Research as Hypermedia Narrative
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7 March 2011
In this talk I will introduce the work of the Hypermedia Discourse Group at the Knowledge Media Institute, which is focusing on how software tools may shape the future of scholarship. Our particular interest is in how new forms of narrative can emerge through the use of hypertext tools that treat ideas, problems and arguments as coherent networks of nodes. This enables us to reframe qualitative data analysis, and scientific publishing, as the construction of narrative networks, grounded in primary sources. I will illustrate this with examples from projects including the NASA Mobile Agents project, the Hewlett Foundation OLnet project, and the AHRC+EPRSC+JISC e-Dance project.
Presentation by Simon Buckingham Shum, Senior lecturer at The Open University's Knowledge Media Institute, where he is also Associate Director (Technology), and leads the Hypermedia Discourse Group.
Slides: Slideshare / PDF
This series of movies brings together Choreography researcher Sita Popat and e-Science researcher Simon Buckingham Shum, who demonstrate and discuss the adaptation of one of the project’s e-Science tools for Choreography, the Open University’s Compendium tool for mapping ideas and annotating media. The academic context for this work is set out in:
Bailey, H., Bachler, M., Buckingham Shum, S., Le Blanc, A., Popat, S., Rowley, A. and Turner, M. (2009). Dancing on the Grid: Using e-Science Tools to Extend Choreographic Research. Philosophical Transactions of the Royal Society A, 13 July 2009, Vol. 367, No. 1898, pp. 2793-2806. [PDF]
Simon Buckingham Shum
10:25 on 16 March 2011 (Edited 15:45 on 25 March 2011)
This research website demonstrates the results of a 6 month collaboration between the EPSRC/e-Science-funded CoAKTinG project and the NASA Mobile Agents Project, culminating in a 2 week field trial in 2004 in the Utah desert ("Mars").
Compendium was used as a visual interface for scientists to simulate collaboration between Earth and Mars, as a science repository for geological samples gathered wirelessly in field trips, as an environment to discuss the scientific signifiance of the samples, and as an interface to interact with NASA's software agents.
Sierhuis, M. and Buckingham Shum, S. (2008). Human-agent knowledge cartography for e-science: NASA field trials at the Mars Desert Research Station. In: Okada, A, Buckingham Shum, S. and Sherborne, T. (eds.) Knowledge Cartography: Software Tools and Mapping Techniques. Advanced Information and Knowledge Processing Series. London: Springer, pp. 287–306.
Buckingham Shum, S.; Sierhuis, M.; Park, J. and Brown, M. (2010). Software agents in support of human argument mapping. In: Baroni, P. and Simari, G. eds. Computational Models of Argument: Proceedings of COMMA 2010. Frontiers in Artificial Intelligence and Applications Series. Amsterdam: IOS Press, In Press.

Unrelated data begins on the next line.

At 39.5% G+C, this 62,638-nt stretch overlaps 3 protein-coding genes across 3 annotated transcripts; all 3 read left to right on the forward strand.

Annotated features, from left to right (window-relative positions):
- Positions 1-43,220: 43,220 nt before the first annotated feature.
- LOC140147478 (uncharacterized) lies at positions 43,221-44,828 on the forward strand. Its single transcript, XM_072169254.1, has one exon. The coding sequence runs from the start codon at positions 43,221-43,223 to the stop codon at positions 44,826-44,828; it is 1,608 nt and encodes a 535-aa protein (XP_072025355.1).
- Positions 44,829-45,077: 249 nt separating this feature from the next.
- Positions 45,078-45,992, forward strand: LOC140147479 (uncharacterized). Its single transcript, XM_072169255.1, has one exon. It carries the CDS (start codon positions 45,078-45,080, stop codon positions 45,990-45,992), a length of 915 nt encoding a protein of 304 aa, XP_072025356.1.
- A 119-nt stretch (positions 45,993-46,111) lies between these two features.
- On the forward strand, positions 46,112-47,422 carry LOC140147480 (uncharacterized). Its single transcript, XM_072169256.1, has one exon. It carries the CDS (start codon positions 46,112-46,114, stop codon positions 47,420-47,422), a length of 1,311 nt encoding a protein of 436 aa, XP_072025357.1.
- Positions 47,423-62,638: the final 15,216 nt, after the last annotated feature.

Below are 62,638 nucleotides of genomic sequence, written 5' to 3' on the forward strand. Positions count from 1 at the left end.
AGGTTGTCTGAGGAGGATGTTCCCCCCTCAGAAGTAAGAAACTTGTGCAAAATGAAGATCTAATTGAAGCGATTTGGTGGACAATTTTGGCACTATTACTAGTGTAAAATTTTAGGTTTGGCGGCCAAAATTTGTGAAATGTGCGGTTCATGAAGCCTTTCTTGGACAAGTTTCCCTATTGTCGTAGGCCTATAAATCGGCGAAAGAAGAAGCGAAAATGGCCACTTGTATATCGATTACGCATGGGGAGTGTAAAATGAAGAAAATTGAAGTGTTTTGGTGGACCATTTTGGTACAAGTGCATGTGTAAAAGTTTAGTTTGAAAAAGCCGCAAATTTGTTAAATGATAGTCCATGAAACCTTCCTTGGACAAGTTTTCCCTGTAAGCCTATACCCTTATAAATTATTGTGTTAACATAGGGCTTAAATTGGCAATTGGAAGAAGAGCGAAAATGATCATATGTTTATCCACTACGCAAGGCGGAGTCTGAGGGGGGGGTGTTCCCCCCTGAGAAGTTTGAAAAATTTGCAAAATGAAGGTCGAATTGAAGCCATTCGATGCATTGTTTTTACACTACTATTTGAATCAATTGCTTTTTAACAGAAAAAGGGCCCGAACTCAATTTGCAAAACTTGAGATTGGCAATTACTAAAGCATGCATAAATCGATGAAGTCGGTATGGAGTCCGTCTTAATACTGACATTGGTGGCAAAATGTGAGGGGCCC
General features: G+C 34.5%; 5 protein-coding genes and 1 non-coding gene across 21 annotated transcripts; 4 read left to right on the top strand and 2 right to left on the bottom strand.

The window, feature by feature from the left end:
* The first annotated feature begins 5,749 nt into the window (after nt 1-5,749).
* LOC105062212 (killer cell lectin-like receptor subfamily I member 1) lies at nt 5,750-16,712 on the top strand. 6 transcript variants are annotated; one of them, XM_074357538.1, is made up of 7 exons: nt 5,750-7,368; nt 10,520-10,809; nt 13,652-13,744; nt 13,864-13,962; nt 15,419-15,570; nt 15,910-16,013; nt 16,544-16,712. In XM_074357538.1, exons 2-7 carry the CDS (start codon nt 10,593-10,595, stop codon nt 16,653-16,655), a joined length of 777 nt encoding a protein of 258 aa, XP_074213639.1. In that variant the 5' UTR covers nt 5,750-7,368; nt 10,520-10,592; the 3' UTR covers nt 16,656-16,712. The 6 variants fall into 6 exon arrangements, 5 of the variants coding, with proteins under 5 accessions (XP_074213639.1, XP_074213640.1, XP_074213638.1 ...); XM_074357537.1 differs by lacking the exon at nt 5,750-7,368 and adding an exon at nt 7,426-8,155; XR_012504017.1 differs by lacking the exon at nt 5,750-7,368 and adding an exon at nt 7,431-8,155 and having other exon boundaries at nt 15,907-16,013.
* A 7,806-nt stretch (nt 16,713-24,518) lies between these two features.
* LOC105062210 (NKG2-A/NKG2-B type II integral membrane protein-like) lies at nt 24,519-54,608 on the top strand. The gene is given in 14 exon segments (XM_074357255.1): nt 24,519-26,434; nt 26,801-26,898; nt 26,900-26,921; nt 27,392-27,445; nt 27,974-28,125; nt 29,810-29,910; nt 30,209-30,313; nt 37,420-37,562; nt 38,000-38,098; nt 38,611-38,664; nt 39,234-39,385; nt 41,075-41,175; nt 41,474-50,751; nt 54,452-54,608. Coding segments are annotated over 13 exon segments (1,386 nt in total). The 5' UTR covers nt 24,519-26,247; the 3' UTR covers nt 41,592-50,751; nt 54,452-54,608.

Simon Buckingham Shum
10:29 on 16 March 2011 (Edited 11:57 on 16 March 2011)
This video is a brief overview of how Al Selvin (a KMi research student and co-creator of Compendium), has used the Compendium visual hypermedia tool as both an analysis and a presentation tool, as he worked through the latter stages of his PhD. The analysis (which he steps through quite quickly) is available for inspection as open research data, in the form of interactive web exports from Compendium.
An article reflecting on early use of Compendium for doctoral research is:
Selvin, A.M. and Buckingham Shum, S.J. (2005). Hypermedia as a Productivity Tool for Doctoral Research. New Review of Hypermedia and Multimedia, 11 (1), 91-101
The conventional product of qualitiative data analysis is of course the thesis/publication. An article which describes the research outcomes from the grounded theory analysis, which the above Compendium maps motivated, is:
Selvin, A., Buckingham Shum, S., Aakhus, M. (2010). The Practice Level in Participatory Design Rationale: Studying Practitioner Moves and Choices. In: Human Technology: An Interdisciplinary Journal on Humans in ICT Environments, Volume 6, Number 1. Special Issue on Creativity and Rationale in Software Design: John M. Carroll, Guest Editor. Available online at: http://www.humantechnology.jyu.fi/archives/abstracts/selvin-buckingham-shum-aakhus10.html
Simon Buckingham Shum
10:42 on 16 March 2011 (Edited 12:35 on 16 March 2011)
Modelling and visualizing scientific literature as networks of arguments
De Liddo, Anna and Buckingham Shum, Simon (2010). Cohere: A prototype for contested collective intelligence. In: ACM Computer Supported Cooperative Work (CSCW 2010) - Workshop: Collective Intelligence In Organizations - Toward a Research Agenda, February 6-10, 2010, Savannah, Georgia, USA.
Buckingham Shum, Simon J.; Uren, Victoria; Li, Gangmin; Sereno, Bertrand and Mancini, Clara (2007). Modelling naturalistic argumentation in research literatures: representation and interaction design issues. International Journal of Intelligent Systems, 22(1), pp. 17–47
Buckingham Shum, Simon (2007). Hypermedia Discourse: Contesting networks of ideas and arguments. In: Priss, U.; Polovina, S. and Hill, R. eds. Conceptual Structures: Knowledge Architectures for Smart Applications. Berlin: Springer, pp. 29–44
Simon Buckingham Shum